Although the present invention has been described with reference to a preferred embodiment thereof, many modifications and alterations may be made within the spirit of the present invention.
|Cited Patent||Filing date||Publication date||Applicant||Title|
|US3858439 *||26 Sep 1973||7 Jan 1975||Gen Dynamics Corp||Method and apparatus for acoustic emission non- destructive testing|
|US3865201 *||4 Jan 1974||11 Feb 1975||Continental Oil Co||Acoustic emission in drilling wells|
|US3875381 *||15 May 1972||1 Apr 1975||Nat Res Dev||Stress wave emission defect location system|
|US4006625 *||30 Jul 1975||8 Feb 1977||Battelle Memorial Institute||Amplitude sorting of oscillatory burst signals by sampling|
|Citing Patent||Filing date||Publication date||Applicant||Title|
|US4417478 *||30 Nov 1981||29 Nov 1983||Western Electric Co., Inc.||Method for determining lead frame failure modes using acoustic emission and discriminant analysis techniques|
|US4649524 *||22 Aug 1983||10 Mar 1987||Potash Corporation Of Saskatchewan Mining Limited||Integrated acoustic network|
|US4744245 *||12 Aug 1986||17 May 1988||Atlantic Richfield Company||Acoustic measurements in rock formations for determining fracture orientation|
|US4914602 *||4 May 1988||3 Apr 1990||Furukawa Electric Co., Ltd.||Method for detecting the molding defectiveness of a press-molded workpiece and a terminal press-bonding apparatus utilizing the same|
|US4918993 *||21 Aug 1987||24 Apr 1990||Hughson David R||Method of gauging pre-existing in-situ stress from an extracted sample|
|US5814728 *||27 Mar 1997||29 Sep 1998||Ngk Insulators, Ltd.||Nondestructive inspection method of polymer insulator and apparatus for performing the same|
|US6167964||6 Jul 1999||2 Jan 2001||Shell Oil Company||Method of determining in-situ stresses|
|US7387033||17 Jun 2005||17 Jun 2008||Acellent Technologies, Inc.||Single-wire sensor/actuator network for structure health monitoring|
|US7395189||14 Nov 2006||1 Jul 2008||Acellent Technologies, Inc.||Method and apparatus for switching among elements of a structural health monitoring system|
|US7413919||14 Nov 2005||19 Aug 2008||Acellent Technologies, Inc.||Method of manufacturing a structural health monitoring layer|
|US7430911 *||26 Aug 2004||7 Oct 2008||Acellent Technologies, Inc.||Method of detecting and analyzing changes in the external loading conditions of a structure|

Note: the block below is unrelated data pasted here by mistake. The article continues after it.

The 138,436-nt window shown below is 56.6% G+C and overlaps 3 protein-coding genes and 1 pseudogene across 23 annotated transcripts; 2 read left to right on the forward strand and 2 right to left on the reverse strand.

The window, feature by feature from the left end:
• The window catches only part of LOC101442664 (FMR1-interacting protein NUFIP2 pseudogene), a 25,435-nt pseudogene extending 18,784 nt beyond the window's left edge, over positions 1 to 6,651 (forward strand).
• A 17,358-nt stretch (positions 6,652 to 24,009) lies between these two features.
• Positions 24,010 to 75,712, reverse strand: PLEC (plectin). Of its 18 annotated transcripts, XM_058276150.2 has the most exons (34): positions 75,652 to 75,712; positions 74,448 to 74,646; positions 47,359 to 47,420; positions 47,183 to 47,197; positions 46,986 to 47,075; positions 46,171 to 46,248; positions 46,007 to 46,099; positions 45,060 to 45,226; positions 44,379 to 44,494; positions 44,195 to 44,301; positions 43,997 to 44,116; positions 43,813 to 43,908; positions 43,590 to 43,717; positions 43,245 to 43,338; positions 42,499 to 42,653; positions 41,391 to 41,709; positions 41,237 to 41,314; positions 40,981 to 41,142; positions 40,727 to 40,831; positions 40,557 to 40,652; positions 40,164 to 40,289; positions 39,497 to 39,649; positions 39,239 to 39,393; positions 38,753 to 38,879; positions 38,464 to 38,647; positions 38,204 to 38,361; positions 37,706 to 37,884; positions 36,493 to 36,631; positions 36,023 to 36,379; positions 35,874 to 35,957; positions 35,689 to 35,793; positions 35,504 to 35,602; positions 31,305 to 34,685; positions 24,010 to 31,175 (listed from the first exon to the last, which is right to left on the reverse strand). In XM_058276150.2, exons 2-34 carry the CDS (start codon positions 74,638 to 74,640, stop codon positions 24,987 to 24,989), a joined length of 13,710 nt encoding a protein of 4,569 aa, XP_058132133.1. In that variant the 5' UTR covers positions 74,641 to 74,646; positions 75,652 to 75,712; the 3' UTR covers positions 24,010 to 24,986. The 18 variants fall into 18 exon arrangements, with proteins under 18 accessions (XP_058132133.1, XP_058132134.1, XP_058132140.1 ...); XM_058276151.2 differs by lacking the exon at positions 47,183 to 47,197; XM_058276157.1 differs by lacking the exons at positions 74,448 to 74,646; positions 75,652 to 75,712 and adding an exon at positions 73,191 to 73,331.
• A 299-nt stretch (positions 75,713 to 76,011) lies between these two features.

|US7458266||16 Feb 2005||2 Dec 2008||Samsung Electronics Co. Ltd.||Method and apparatus for detecting a load change upon a structure and analyzing characteristics of resulting damage|
|US7596078||10 Nov 2005||29 Sep 2009||Acellent Technologies, Inc.||Method and apparatus for reducing crosstalk in a structural health monitoring system|
|US8781762 *||20 Apr 2009||15 Jul 2014||Exxonmobil Upstream Research Company||Systems and methods for determining geologic properties using acoustic analysis|
|US20060042396 *||26 Aug 2004||2 Mar 2006||Acellent Technologies, Inc.||Method of detecting and analyzing changes in the external loading conditions of a structure|
|US20060079747 *||16 Feb 2005||13 Apr 2006||Acellent Technologies, Inc.||Method and apparatus for detecting a load change upon a structure and analyzing characteristics of resulting damage|
|US20060154398 *||14 Nov 2005||13 Jul 2006||Acellent Technologies, Inc.||Method of manufacturing a structural health monitoring layer|
|US20060283266 *||17 Jun 2005||21 Dec 2006||Acellent Technologies, Inc.||Single-wire sensor/actuator network for structural health monitoring|
|US20070018083 *||13 Jun 2006||25 Jan 2007||Acellent Technologies, Inc.||Structural health monitoring layer having distributed electronics|
|US20070175279 *||10 Nov 2005||2 Aug 2007||Acellent Technologies, Inc.||Method and apparatus for reducing crosstalk in a structural health monitoring system|
|US20080155357 *||3 Oct 2006||26 Jun 2008||Acellent Technologies, Inc.||Structural health monitoring network|
|US20100161283 *||5 Mar 2010||24 Jun 2010||Xinlin Qing||Structural health monitoring network|
|US20110066390 *||20 Apr 2009||17 Mar 2011||Macleod Gordon||Systems and Methods For Determining Geologic Properties Using Acoustic Analysis|
|US20140283609 *||3 Jun 2014||25 Sep 2014||Gordon MacLeod||Systems and Methods For Determining Geologic Properties Using Acoustic Analysis|
|CN103760024A *||29 Jan 2014||30 Apr 2014||核工业北京地质研究院||Method for objectively determining crack initiation strength of rock on basis of accumulated sound emission impact times|
|EP0169264A1 *||27 Jul 1984||29 Jan 1986||Union Carbide Corporation||Test method for acetylene cylinders|
|EP0347303A2 *||12 Jun 1989||20 Dec 1989||Commissariat A L'energie Atomique||Method and apparatus for the non-destructive testing of crude pellets during a powder compressing stage|
|WO2000001927A1 *||1 Jul 1999||13 Jan 2000||Shell Internationale Research Maatschappij B.V.||Method of determining in-situ stresses in an earth formation|
|WO2010008647A1 *||20 Apr 2009||21 Jan 2010||Exxonmobil Upstream Research Company Corp-Urc-Sw-359||Systems and methods for determining geologic properties using acoustic analysis|
|U.S. Classification||73/801, 73/806, 73/784, 73/587, 73/804|
|International Classification||G01L5/00, G01N3/08, E02D1/02, E21B49/00, G01N29/14, E21B49/02, G01N33/24, G01N3/06|
|Cooperative Classification||E21B49/02, G01N33/24, G01N2291/02827, G01N29/14, E21B49/006, G01N3/08, G01N2203/0658|
|European Classification||E21B49/02, E21B49/00M, G01N33/24, G01N3/08, G01N29/14|